You see that photo right above these words? That’s an ice cream sandwich. You know what’s on the next generation of Android phones? An operating system. Android 4.0 to be specific. I defy you to eat it.
Dear technology industry: let’s stop with the dumb code names. You want to use them internally? Fine. But they’re ridiculous when you use them in public. When you do so, it effectively becomes the defacto product name.
I mean, do you really want people calling it Mango? Really? All that does is call to mind some seriously unfunny Saturday Night Live sketches. Is that what you want people to think of when they think of your phone, Microsoft? Because that is what people think of. Or at least, that is what people in your target demographic think of.
I get it. It’s handy to use code names when products are in development. They’re easily referred to, and it gives your company a bit of stealth. Someone hears you talking about your next-generation Taco Truck, they aren’t necessarily going to equate that to a smartphone. But please quit inflicting them on the public. Or if you do plan to make them public, please give them some sort of useful nomenclature. Being silly for the sake of being silly is just, well, silly.
I bear part of the blame. Technology journalists and bloggers love talking in code. Version 4.0? Ha! Why would I use an easily recognisable number that gives both a sense of the product history and clear indication of what I’m talking about when I can show off my 1337 status by calling it Ice Cream Sandwich, a term that both displays my insider knowledge and confounds those who don’t pay close attention to release cycles. This has encouraged companies to start using those names in public too. And sometimes that’s not helpful. It’s only a problem when the code name becomes the product name, either in a defacto-if-encouraged sense (like Mango) or officially (like Ice Cream Sandwich or Lion).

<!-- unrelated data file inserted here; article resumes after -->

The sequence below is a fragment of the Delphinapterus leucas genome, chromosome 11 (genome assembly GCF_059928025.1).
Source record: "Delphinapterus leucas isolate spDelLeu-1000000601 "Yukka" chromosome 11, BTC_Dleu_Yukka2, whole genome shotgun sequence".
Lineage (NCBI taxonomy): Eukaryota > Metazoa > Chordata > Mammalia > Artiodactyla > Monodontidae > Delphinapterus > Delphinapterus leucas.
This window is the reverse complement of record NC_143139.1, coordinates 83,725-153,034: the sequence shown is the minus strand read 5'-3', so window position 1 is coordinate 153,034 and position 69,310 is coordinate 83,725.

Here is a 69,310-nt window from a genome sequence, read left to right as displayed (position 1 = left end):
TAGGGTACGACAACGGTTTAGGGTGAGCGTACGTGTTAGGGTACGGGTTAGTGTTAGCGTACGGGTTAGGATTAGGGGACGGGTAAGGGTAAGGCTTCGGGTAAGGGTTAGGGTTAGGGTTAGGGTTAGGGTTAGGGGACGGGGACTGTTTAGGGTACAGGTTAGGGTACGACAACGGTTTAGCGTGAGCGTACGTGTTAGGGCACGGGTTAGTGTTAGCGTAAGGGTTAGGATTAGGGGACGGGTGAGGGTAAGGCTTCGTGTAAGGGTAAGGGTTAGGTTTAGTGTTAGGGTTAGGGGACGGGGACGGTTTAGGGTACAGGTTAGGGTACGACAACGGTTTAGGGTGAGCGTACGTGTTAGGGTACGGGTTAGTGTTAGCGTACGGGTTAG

Here’s an exercise. Which came first? Jaguar or Panther? You may know the answer, but look at you; you’re reading a tech blog. Do you think most consumers would find the answer evident? Compare that question to: Which came first version 10.2 or version 10.3?
In short, if you think of names as sales tools, you should make sure that name helps people make purchasing decisions. You should want your customers to know which is the newest, latest, and greatest. It may not be a big deal if there’s no choice involved — for example, if all your products come with version X installed.
But if there is choice in the marketplace (as there very much is with Android phones) why would you muddy the waters by getting people to think in terms of Ice Cream Sandwich versus Gingerbread, or Froyo or Creme Brulee or whatever when you can have people think in terms of one, two, three, four. Or 2009, 2010, 2011.
Car companies actually have this right. Model years are an easy way for consumers to differentiate products. You know who’s actually quite good at this in the technology industry? Microsoft. What, huh, who? Yeah. Microsoft.
Windows 95? It was released in 1995. Windows 2000? It was released in 2000. Which came first, Windows 7, or Windows 8? That’s pretty clear. And then they went and rolled out Mango. Mango!
I sort of blame Apple for all this nonsense.
If you look at the OS X release cycle, Apple initially used its internal code names internally, and version numbers externally. Check out the boxes for OS X 10.0, or OS X 10.1. A lot of tech geeks and journos called those things Cheetah and Puma, respectively, but Apple used version numbers on the boxes.
And then came 10.2. It was codenamed Jaguar, and Apple radically changed its packaging. It was both subtle, and an overt reference to the code name. By 10.3 it was prominently printing the codename itself (Panther) right on the box, and it was all downhill from there. By 10.6 the version number doesn’t even appear prominently anymore.
Maybe this is just because I’m old and cranky. But I’ve been covering technology since the ’90s. If I have trouble making sense of all these code names and become confused as to which came first, what does that do to the average consumer?
And to be clear, I’m not against code names. I’m certainly not against using them internally, or even externally if they can add some value. But I am so, so sick of meaningless, ridiculous code names being bandied about for the sake of being cute in lieu of nomenclature that’s actually helpful.